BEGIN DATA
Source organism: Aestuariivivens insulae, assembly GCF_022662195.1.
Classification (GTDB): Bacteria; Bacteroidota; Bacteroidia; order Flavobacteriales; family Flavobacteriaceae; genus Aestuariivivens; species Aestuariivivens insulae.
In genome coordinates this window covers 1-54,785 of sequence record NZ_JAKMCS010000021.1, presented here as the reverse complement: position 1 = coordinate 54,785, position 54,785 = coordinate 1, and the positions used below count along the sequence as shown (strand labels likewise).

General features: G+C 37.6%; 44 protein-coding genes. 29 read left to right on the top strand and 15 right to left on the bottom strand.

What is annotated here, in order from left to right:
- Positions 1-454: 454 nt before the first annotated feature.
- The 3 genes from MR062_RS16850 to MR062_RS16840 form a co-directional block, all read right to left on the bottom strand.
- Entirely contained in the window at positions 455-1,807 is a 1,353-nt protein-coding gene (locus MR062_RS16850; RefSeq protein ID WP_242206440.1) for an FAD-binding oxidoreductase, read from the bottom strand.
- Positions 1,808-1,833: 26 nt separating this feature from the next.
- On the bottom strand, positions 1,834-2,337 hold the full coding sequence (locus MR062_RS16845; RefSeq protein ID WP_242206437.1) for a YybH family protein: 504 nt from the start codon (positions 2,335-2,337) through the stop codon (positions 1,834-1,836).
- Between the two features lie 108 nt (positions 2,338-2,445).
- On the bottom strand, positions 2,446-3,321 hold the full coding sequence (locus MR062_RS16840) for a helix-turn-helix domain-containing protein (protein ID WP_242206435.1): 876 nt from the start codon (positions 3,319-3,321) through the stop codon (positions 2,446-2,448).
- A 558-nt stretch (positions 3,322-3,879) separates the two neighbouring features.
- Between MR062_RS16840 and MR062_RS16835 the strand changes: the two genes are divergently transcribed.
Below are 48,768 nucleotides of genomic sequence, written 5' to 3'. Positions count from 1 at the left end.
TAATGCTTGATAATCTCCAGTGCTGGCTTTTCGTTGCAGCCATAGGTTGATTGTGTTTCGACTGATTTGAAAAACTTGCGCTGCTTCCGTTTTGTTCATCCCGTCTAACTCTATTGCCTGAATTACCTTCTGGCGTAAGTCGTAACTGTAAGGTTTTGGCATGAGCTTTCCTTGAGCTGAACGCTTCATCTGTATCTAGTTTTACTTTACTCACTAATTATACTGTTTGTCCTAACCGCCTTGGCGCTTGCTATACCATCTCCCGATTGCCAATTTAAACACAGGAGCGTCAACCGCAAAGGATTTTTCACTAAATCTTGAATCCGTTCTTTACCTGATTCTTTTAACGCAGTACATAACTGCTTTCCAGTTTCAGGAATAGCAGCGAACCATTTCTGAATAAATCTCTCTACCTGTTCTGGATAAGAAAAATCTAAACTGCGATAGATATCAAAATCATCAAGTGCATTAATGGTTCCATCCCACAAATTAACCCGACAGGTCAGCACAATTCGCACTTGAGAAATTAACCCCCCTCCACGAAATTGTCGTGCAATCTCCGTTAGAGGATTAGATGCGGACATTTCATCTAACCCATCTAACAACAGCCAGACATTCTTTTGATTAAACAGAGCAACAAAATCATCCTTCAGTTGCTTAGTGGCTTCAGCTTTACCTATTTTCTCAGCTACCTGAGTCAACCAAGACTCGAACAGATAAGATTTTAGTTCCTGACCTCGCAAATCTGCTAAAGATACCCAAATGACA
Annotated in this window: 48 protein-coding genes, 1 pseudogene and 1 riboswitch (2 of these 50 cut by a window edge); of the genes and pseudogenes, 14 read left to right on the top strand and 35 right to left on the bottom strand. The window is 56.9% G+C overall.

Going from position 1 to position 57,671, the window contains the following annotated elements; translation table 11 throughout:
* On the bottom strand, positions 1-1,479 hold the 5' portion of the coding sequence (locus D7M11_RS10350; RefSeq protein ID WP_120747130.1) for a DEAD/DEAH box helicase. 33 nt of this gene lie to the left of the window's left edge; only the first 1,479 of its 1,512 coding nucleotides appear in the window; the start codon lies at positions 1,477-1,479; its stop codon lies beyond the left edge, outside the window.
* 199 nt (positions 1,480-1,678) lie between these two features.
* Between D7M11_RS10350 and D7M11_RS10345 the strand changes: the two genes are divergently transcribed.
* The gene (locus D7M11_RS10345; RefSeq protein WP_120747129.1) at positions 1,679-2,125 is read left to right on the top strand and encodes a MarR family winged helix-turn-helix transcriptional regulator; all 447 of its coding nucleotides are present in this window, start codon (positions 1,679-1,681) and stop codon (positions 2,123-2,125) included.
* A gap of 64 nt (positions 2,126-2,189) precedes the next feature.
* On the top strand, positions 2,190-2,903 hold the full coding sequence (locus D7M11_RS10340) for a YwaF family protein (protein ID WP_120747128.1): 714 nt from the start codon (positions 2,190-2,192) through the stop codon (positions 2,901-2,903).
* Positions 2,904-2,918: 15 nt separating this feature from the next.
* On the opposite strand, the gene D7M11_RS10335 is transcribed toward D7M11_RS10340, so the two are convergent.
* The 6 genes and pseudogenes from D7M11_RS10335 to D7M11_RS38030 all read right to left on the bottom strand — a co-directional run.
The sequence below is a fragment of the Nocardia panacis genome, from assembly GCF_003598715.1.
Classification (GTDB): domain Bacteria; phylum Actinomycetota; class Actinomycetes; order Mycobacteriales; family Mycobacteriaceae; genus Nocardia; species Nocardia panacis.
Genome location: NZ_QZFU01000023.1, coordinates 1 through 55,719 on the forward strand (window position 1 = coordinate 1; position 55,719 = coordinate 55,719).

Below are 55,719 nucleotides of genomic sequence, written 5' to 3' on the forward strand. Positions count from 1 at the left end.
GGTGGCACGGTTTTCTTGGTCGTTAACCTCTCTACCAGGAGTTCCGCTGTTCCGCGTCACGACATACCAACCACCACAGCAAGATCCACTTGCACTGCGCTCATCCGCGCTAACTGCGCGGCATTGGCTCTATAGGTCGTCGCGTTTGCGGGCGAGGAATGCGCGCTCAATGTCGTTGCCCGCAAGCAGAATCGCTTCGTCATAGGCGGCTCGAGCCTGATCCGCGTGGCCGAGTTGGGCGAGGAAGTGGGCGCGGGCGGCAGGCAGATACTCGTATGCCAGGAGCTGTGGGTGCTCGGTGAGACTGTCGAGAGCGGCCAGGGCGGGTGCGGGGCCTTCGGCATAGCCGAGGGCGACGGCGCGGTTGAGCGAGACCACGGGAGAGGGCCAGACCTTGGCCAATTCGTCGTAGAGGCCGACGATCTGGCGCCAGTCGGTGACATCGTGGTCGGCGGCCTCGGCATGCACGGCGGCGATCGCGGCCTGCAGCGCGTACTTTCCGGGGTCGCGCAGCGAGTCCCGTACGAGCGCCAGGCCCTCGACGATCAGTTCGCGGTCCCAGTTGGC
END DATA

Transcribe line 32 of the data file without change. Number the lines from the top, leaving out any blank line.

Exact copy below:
GGTGGCACGGTTTTCTTGGTCGTTAACCTCTCTACCAGGAGTTCCGCTGTTCCGCGTCACGACATACCAACCACCACAGCAAGATCCACTTGCACTGCGCTCATCCGCGCTAACTGCGCGGCATTGGCTCTATAGGTCGTCGCGTTTGCGGGCGAGGAATGCGCGCTCAATGTCGTTGCCCGCAAGCAGAATCGCTTCGTCATAGGCGGCTCGAGCCTGATCCGCGTGGCCGAGTTGGGCGAGGAAGTGGGCGCGGGCGGCAGGCAGATACTCGTATGCCAGGAGCTGTGGGTGCTCGGTGAGACTGTCGAGAGCGGCCAGGGCGGGTGCGGGGCCTTCGGCATAGCCGAGGGCGACGGCGCGGTTGAGCGAGACCACGGGAGAGGGCCAGACCTTGGCCAATTCGTCGTAGAGGCCGACGATCTGGCGCCAGTCGGTGACATCGTGGTCGGCGGCCTCGGCATGCACGGCGGCGATCGCGGCCTGCAGCGCGTACTTTCCGGGGTCGCGCAGCGAGTCCCGTACGAGCGCCAGGCCCTCGACGATCAGTTCGCGGTCCCAGTTGGC